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Black necked stilt in flight

Saturday, August 28, 2021

Woodhouse's Scrub Jay

 

I wasn't sure what to make of this jay I saw at Randall Davey in New Mexico. He looked a little different than the scrub jays that hang around my feeder in California but I couldn't quite put my finger on it.

A bit sclerotic, I know he is an old bird, I saw a house finch there that was also sort of ancient looking.

But there was something else too. I did some research. 

I believe that he is actually a Woodhouse's scrub jay.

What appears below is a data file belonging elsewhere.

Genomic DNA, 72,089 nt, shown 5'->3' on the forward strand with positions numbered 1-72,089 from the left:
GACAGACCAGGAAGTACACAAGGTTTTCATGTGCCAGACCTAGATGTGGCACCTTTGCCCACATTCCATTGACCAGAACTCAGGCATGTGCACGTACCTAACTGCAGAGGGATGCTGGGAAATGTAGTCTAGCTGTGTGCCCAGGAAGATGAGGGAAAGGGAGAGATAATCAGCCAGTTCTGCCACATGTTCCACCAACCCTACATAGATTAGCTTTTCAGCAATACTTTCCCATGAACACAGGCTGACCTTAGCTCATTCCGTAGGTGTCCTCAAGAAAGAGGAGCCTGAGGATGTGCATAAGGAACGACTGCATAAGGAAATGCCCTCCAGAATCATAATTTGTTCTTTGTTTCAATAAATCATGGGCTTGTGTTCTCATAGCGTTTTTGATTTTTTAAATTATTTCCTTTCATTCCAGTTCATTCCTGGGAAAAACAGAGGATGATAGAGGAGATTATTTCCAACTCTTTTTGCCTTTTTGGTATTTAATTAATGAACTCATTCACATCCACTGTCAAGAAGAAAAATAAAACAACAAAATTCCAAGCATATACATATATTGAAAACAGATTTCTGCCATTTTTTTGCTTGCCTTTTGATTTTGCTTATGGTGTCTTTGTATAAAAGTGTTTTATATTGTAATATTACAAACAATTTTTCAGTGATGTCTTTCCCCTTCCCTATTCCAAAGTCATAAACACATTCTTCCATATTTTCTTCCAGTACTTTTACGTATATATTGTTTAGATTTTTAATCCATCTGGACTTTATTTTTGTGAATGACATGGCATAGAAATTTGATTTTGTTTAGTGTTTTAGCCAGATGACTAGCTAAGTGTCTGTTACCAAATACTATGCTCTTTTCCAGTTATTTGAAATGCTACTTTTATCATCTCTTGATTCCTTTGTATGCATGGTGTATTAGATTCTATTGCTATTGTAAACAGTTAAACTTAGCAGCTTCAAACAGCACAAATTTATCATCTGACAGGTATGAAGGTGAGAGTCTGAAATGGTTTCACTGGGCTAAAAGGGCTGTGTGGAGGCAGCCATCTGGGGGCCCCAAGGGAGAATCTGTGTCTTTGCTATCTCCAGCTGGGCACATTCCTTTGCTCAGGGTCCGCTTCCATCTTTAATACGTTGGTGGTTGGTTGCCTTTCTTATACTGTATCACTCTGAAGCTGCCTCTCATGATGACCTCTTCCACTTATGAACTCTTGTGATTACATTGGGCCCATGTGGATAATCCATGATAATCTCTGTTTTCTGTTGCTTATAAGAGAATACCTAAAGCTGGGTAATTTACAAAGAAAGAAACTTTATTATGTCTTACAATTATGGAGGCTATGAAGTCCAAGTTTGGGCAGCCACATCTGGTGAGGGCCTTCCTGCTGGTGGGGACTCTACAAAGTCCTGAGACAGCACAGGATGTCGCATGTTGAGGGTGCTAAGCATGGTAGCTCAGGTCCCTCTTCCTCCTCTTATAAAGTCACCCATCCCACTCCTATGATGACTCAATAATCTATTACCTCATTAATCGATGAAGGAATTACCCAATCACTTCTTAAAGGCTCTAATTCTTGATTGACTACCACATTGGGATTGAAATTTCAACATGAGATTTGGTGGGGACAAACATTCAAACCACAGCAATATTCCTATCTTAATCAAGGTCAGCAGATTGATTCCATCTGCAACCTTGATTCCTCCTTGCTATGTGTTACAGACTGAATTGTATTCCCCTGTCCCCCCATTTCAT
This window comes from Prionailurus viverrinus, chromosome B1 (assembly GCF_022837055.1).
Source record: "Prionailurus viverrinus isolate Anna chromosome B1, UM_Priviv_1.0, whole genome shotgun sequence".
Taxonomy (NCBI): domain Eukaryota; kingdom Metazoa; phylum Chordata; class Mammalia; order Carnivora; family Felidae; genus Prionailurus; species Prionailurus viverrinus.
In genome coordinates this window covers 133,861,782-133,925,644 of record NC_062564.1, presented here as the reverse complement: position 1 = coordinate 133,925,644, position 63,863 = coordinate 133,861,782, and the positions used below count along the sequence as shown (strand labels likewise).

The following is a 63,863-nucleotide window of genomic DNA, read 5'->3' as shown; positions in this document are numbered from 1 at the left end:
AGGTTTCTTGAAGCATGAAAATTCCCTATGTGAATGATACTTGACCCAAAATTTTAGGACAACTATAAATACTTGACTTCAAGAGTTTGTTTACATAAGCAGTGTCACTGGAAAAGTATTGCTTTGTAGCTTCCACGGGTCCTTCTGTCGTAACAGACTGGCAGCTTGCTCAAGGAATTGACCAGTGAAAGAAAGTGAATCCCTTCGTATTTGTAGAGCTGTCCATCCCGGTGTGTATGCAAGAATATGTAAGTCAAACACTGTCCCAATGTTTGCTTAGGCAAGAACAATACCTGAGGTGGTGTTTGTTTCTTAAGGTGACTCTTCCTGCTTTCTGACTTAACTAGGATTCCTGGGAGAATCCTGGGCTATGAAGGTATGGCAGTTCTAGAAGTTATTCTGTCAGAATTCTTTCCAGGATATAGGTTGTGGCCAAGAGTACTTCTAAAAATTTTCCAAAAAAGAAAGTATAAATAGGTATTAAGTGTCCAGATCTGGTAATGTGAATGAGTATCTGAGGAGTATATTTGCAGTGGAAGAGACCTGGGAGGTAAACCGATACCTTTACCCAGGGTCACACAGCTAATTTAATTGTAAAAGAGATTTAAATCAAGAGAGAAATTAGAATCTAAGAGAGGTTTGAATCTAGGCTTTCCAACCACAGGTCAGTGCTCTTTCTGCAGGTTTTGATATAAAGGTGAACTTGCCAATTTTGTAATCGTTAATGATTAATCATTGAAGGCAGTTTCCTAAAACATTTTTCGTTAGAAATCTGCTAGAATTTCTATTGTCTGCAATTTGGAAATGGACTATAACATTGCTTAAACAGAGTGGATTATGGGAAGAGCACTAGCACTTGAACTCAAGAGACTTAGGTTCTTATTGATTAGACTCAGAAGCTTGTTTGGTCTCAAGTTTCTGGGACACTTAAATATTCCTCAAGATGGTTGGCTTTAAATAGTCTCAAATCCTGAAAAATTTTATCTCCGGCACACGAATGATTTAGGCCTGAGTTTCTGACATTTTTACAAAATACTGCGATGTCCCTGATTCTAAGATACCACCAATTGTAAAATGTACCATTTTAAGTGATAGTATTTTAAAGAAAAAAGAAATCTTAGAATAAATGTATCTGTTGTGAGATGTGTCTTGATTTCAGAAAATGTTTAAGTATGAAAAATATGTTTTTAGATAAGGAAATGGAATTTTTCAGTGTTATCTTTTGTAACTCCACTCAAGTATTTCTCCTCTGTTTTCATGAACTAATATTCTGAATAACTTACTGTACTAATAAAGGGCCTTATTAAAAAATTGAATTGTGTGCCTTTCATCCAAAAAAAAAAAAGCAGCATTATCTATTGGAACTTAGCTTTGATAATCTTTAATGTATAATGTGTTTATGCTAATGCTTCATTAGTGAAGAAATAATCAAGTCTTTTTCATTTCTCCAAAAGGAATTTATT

The blue chest band is indistinct and the white area above the eye is very small comparatively.

It tends to inhabit pinyon and juniper pine areas in the arid sections of Utah, Colorado, Arizona and New Mexico.

The Woodhouse was not even officially identified until July of 2016 when it split with its left coast cousin, the California Scrub Jay. 

Until then it was assumed that they were the same species. 

The blue on this sub species is said to be a little less intense and I think I see that.

It is named for Samuel W. Woodhouse, a doctor and naturalist who accompanied expeditions to the Southwest between 1849 and 1852 and wrote about his discoveries.

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